Individuals are continually hearing persuasive communications through ads, literature, and peers in conversation. Understanding how to take a stand , defend it, and persuade others to share your opinion or take action is a valuable skill . Preparing students with tools for successfully navigating this type of writing will have a long lasting effect, and will provide useful tools for other types of writing. In particular, the ability to research and find facts to support their opinion and expository writing is necessary. Applying critical thinking and analysis skills when reading editorial, persuasive, and opinion pieces can also be achieved through studying the format of successful persuasive essays.
Sample Classroom Procedure / Teacher Instruction
- Call students to the carpet/front of the room to sit together. Ask students to silently think of something they would really like, but that their parents have refused to let them get/do. Call on a few volunteers to share school appropriate items, examples such as going on a fancy vacation, staying up later, getting a new pet might be some that you hear. Say, “It sounds like you want to persuade your parents to do/get these things. What does persuade mean?” Call on volunteers to help you create a definition. If unable to create one, supply the information. To persuade someone is to convince them to agree with your point of view or request, to change their opinion, or to believe information you’re providing.
- Say, “There are many different ways which you can persuade your families to get that dog or take that vacation, etc. More importantly, it is useful to know how to convince and persuade people to understand your opinion on important topics. You might tell your parents that you’ll do extra chores around the house if they let you stay up late, but that will not work in all situations. As an adult and in the higher grades, it will be important to learn how to use your writing skills to convince others to see your point of view. This is called persuasive writing.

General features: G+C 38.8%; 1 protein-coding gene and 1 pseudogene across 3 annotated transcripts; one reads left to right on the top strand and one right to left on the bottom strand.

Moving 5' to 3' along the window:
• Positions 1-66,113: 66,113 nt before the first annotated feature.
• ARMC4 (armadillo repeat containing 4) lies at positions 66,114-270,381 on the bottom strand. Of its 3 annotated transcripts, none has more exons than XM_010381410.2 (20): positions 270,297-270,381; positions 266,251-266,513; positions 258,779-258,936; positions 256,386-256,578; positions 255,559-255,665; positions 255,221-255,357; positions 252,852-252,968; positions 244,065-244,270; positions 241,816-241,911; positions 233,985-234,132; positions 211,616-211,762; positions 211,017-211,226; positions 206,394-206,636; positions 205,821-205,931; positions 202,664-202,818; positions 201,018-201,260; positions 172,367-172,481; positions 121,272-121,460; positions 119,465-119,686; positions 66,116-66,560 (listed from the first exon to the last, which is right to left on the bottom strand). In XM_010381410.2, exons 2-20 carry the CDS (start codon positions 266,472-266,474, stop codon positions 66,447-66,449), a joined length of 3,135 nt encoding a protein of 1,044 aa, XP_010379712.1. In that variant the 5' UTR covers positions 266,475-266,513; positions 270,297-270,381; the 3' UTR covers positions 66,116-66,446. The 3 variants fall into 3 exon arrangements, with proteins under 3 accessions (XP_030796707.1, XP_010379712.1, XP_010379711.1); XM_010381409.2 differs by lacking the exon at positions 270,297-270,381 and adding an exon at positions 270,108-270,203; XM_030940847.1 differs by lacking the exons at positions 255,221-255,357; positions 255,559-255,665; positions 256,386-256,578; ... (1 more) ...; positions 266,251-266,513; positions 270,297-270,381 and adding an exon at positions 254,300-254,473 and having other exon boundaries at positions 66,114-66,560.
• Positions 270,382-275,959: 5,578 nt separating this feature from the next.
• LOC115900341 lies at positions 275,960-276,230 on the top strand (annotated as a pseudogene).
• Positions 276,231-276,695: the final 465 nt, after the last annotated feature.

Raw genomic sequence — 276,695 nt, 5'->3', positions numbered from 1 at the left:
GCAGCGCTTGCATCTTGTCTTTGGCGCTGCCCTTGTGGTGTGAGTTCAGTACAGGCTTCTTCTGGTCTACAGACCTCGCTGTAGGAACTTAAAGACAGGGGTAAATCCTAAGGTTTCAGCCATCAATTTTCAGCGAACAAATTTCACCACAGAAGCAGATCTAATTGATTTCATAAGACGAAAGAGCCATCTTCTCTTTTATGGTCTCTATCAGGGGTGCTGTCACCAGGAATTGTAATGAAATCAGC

- Say, “Let’s listen to this example passage and then see what the author did to help persuade the audience to share her point of view.” After reading, use the board to identify what the author did, and then brainstorm with students what they think they will need to do to persuade people with their writing. Students should identify that the author clearly took a stance, stated reasons for the stance, provided facts and evidence to support her stance, and organized the passage clearly. It may be less obvious that the author identified the audience (people who are in charge of allowing children to have pets- guardians/parents, and children themselves). Make sure this point is made clear before moving onto the anchor chart.
- Create an anchor chart with the students about what to include in a persuasive essay.
Common Core State Standards:
CCSS.ELA-LITERACY.W.4.1Write opinion pieces on topics or texts, supporting a point of view with reasons and information.
CCSS.ELA-LITERACY.W.4.1.A Introduce a topic or text clearly, state an opinion,and create an organizational structure in which related ideas are grouped to support the writer’s purpose.
CCSS.ELA-LITERACY.W.4.1.B Provide reasons that are supported by facts and details.
CCSS.ELA-LITERACY.W.5.1 Write opinion pieces on topics or texts, supporting a point of view with reasons and information.
CCSS.ELA-LITERACY.W.5.1.A Introduce a topic or text clearly, state an opinion, and create an organizational structure in which ideas are logically grouped to support the writer’s purpose
Class Sessions (45 minutes): 3-4
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